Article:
The blooms have a sweet floral fragrance that's lightly fruity, with some comparing the scent to that of champagne, and its fresh relaxing aroma makes it popular in aromatherapy circles. It has been used as a symbol of purity, innocence and virginity for centuries, and is associated with springtime, new beginnings, and rebirth. In Japan, it is seen as a symbol of good luck and prosperity, with the flowers often used in wedding ceremonies and as decorations for special occasions.

When I used to live in Bermuda, I had one of these trees, and it was a shady place to sit under with a book. Unfortunately, a hurricane uprooted it and to our dismay it lay inelegantly keeled over for several days, somehow indecently showing its roots, while we agonised over what to do with it. A gardening team were called on to grappled it upright, and several steel stays anchored it down while nature took over the roots, and it lived on.

They evolved on Earth as far back as 95 million years ago during the Cretaceous period. Although dinosaurs roamed, bees still did not exist, so magnolias evolved to be pollinated by other insects - beetles. You might develop a new respect for the pollinating responsibility of beetles when you look at the many families of insects that visit magnolia flowers! Bees will visit, but normally too late in the year for successful pollination. One unusual fact about Magnolias – the flowers are protogynous, which means that the flowers first open with the female parts of the flower receptive, then close, and reopen with the male parts (stamens) ready to shed pollen, which increases the likelihood of cross-pollination rather than self-pollination, widening the gene pool.

Magnolia is an ancient genus, named after French botanist Pierre Magnol - he was one of the greatest botanists of the 17th century, whose career only took off when he was well over fifty. He belonged to the persecuted Protestant minority, and in his life was several times denied a position because of religious discrimination. Magnolia was named by the Swedish botanist Carl Linneaus in 1737 in honour of him.

These trees will grow in sunny areas and warm climates, including Portugal. However, excess exposure to the sun when temperatures are hot can damage them and, in most cases, the sun will cause the leaves to wilt and eventually fall off the tree, so shade is necessary. It grows to a height of around ten meters, and its crown is very wide, and although its growth rate is slow - especially when the climate is not the most suitable - it is a plant that produces flowers from a very young age, even in a pot.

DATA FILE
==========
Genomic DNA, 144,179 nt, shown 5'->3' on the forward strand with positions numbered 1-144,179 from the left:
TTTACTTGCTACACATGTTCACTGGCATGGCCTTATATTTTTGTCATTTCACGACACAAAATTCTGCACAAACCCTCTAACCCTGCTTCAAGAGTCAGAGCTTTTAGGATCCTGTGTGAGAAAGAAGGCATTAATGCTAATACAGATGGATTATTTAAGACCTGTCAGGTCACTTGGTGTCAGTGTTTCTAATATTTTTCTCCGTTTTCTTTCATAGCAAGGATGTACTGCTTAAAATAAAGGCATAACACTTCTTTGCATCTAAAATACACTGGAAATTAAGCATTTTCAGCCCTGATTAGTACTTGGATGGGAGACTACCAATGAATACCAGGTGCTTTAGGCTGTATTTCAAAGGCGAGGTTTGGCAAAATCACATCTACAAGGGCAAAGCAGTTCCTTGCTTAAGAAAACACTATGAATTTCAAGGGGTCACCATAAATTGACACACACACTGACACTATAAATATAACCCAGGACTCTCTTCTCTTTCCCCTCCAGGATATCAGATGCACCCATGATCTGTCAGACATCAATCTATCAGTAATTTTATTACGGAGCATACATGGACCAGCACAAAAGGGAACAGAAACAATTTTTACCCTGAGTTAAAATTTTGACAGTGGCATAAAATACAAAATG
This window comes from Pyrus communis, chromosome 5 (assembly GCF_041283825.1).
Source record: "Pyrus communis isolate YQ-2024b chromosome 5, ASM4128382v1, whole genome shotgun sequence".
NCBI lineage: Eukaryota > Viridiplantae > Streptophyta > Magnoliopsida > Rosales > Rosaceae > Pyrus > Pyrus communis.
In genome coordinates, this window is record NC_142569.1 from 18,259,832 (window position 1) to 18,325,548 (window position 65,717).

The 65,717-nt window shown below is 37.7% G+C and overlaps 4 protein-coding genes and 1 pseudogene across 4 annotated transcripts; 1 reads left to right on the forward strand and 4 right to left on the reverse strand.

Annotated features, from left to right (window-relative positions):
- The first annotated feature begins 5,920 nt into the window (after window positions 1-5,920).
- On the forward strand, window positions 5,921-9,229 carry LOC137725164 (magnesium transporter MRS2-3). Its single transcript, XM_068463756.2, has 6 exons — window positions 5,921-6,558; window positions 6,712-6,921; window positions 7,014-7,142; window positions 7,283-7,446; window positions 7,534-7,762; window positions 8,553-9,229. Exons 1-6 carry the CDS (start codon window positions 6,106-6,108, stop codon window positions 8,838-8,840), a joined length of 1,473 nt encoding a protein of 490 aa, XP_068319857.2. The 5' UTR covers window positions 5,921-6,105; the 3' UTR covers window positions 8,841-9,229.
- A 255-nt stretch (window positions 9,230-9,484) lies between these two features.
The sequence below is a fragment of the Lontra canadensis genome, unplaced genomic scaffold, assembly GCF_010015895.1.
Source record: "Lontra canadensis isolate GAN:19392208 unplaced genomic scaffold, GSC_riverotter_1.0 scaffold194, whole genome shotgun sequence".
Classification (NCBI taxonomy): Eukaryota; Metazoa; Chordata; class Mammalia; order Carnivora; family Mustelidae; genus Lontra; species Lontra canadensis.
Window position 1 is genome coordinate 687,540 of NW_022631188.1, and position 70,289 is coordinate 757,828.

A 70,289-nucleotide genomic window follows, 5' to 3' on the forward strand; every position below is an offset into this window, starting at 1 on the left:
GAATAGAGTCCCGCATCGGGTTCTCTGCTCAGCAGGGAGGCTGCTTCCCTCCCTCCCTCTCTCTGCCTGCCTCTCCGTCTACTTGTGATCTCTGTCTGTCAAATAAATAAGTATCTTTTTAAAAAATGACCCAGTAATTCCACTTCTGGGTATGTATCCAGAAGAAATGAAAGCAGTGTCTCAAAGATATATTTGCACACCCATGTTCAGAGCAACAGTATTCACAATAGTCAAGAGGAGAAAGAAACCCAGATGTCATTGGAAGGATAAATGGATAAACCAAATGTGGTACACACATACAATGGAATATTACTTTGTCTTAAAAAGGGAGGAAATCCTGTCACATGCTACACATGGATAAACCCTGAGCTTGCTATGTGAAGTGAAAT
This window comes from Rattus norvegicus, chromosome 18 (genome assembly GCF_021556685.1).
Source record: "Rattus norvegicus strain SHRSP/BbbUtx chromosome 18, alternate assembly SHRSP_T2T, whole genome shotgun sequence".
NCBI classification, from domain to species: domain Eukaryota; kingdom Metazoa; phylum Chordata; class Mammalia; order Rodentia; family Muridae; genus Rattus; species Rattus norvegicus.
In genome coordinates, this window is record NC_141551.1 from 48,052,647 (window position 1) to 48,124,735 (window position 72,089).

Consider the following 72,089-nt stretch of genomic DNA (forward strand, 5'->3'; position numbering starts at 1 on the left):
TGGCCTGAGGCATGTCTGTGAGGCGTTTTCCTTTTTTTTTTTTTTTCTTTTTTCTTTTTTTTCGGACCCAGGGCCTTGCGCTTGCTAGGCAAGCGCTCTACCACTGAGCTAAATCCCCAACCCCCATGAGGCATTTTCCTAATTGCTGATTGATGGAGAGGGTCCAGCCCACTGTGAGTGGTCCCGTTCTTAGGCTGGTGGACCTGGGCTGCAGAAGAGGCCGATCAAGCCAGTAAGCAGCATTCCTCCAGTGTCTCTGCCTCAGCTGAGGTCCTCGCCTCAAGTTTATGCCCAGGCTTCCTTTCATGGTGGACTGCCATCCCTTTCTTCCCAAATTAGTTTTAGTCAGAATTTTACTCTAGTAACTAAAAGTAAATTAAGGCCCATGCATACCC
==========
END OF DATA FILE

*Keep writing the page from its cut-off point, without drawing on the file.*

Credits: PA; Author: PA;

How messy are Southern Magnolias?

These are the ones that grow here, and unfortunately, is considered a messy tree by most standards – they drop their old leaves each spring, together with their seed pods during late summer. They prefer full sun, but here they may benefit from a location shaded from the hot afternoon sun, but if possible, avoid exposed, windy locations because strong winds can damage large flowers and the typically brittle branches.

Are magnolia roots invasive? You may get magnolia tree root damage when the trees grow too close to your house, as with any tree. Most tree roots seek a water source, and magnolias are no exception. They need watering during the hot season, but not so much that water puddles in the soil. Although it is not necessary, pruning your magnolia tree can be beneficial, as it will help shape young trees and can also remove foliage and any branches that are diseased, thus preventing infections from spreading further.

Trees add a lot to your property. They can create shade, add colour and definition, and increase your home's value. With potential heights of up to 24m and spreads of 12m, the Southern Magnolia tree can make a big statement in your landscape design. Of course, proper planting and care is essential if you want your magnolia to not only grow, but also thrive for many years to come.


Marilyn writes regularly for The Portugal News, and has lived in the Algarve for some years. A dog-lover, she has lived in Ireland, UK, Bermuda and the Isle of Man. 

Marilyn Sheridan